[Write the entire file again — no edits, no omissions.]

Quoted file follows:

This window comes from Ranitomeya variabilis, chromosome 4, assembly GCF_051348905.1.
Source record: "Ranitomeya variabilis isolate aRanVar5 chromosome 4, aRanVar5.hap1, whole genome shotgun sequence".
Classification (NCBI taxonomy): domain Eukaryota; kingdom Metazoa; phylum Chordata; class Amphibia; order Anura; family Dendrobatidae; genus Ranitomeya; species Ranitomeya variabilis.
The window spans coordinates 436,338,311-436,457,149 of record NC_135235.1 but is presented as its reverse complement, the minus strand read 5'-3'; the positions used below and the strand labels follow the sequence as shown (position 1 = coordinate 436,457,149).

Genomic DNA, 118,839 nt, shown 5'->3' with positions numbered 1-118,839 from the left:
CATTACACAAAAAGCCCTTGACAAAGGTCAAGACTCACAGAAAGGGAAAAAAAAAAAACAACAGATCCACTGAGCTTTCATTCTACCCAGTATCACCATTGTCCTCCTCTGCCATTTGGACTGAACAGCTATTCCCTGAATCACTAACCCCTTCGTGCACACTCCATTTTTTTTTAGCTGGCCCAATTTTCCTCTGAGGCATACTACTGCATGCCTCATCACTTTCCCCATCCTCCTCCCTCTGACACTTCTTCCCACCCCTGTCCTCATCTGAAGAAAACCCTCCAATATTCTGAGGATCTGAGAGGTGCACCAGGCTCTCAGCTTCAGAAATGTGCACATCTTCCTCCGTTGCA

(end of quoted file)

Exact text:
This window comes from Ranitomeya variabilis, chromosome 4, assembly GCF_051348905.1.
Source record: "Ranitomeya variabilis isolate aRanVar5 chromosome 4, aRanVar5.hap1, whole genome shotgun sequence".
Classification (NCBI taxonomy): domain Eukaryota; kingdom Metazoa; phylum Chordata; class Amphibia; order Anura; family Dendrobatidae; genus Ranitomeya; species Ranitomeya variabilis.
The window spans coordinates 436,338,311-436,457,149 of record NC_135235.1 but is presented as its reverse complement, the minus strand read 5'-3'; the positions used below and the strand labels follow the sequence as shown (position 1 = coordinate 436,457,149).

Genomic DNA, 118,839 nt, shown 5'->3' with positions numbered 1-118,839 from the left:
CATTACACAAAAAGCCCTTGACAAAGGTCAAGACTCACAGAAAGGGAAAAAAAAAAAACAACAGATCCACTGAGCTTTCATTCTACCCAGTATCACCATTGTCCTCCTCTGCCATTTGGACTGAACAGCTATTCCCTGAATCACTAACCCCTTCGTGCACACTCCATTTTTTTTTAGCTGGCCCAATTTTCCTCTGAGGCATACTACTGCATGCCTCATCACTTTCCCCATCCTCCTCCCTCTGACACTTCTTCCCACCCCTGTCCTCATCTGAAGAAAACCCTCCAATATTCTGAGGATCTGAGAGGTGCACCAGGCTCTCAGCTTCAGAAATGTGCACATCTTCCTCCGTTGCA